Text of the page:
Pearl Harbor: Before, During, and After Essay

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Pearl Harbor is easily one of the most disastrous events that occurred on American soil. It was a deliberate attack against the United States from Japan. Before December 7, 1941 when Pearl Harbor was attacked, America had decided not to get involved in European affairs, which included the beginning of World War II. However, once the United States saw how much Britain and the Soviet Union were suffering from fighting with the Axis Powers (Germany, Italy, and Japan), America felt obligated to help in some way to help without actually entering the war. Weapons, money, and food were sent over seas to help aid them in any way it could. It was very obvious that if America had entered the war, we would join the side of the Allies (Great Britain, …show more content…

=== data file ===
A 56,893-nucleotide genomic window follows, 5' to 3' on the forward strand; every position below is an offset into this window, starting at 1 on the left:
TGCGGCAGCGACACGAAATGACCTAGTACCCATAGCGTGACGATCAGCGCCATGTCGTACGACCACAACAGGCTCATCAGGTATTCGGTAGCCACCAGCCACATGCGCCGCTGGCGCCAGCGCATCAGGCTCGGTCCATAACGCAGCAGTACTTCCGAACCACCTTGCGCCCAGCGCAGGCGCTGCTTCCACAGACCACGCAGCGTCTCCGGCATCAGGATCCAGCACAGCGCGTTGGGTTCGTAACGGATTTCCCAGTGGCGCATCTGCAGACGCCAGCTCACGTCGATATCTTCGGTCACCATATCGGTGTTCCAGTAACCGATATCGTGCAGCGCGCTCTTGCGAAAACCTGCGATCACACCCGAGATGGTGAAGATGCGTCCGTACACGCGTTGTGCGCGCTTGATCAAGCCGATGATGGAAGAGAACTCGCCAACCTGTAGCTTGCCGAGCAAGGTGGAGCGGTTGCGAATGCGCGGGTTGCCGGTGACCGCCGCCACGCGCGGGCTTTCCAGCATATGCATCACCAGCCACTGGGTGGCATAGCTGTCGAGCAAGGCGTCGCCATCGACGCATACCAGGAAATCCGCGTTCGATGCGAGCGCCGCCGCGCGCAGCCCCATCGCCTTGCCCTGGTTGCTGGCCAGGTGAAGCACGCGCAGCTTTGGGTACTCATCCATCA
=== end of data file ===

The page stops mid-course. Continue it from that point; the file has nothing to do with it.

These Neutrality Acts had banned travel on belligerents’ ships and banned the sale of weapons and aid to countries at war. By enforcing these policies, Congress had hoped that America would be able to avoid conflicts about freedom overseas which had contributed them to the involvement in World War I. (Foner 846-847) However, these policies of isolation did not last for the United States. Meanwhile, Germany seemed like an unstoppable force. Allied with Germany, Japan and Italy had all formed as the Axis Powers in September of 1940. Their invasions and control over all of Europe seemed inevitable as the months went on. France had fallen in about six weeks which was a very undesirable factor for the Allied side. For about the first two years of the war, Great Britain had been fighting the Axis Powers alone. They had been suffering and were in need of desperate aid. Even though it was obvious that Hitler’s aggression was a direct threat to the United States, it was still a majority public opinion that the Pacific and Atlantic Ocean would keep them safe. To compromise with the American people, Congress had allowed the sale of arms to Britain to fight the Axis powers on a cash-and-carry basis. As Britain got more and more desperate for help, congress passed the Lend-Lease Act. Because Britain was very close to bankrupt, they couldn’t afford the cash-and-carry method and the Lend-Lease Act allowed us to keep

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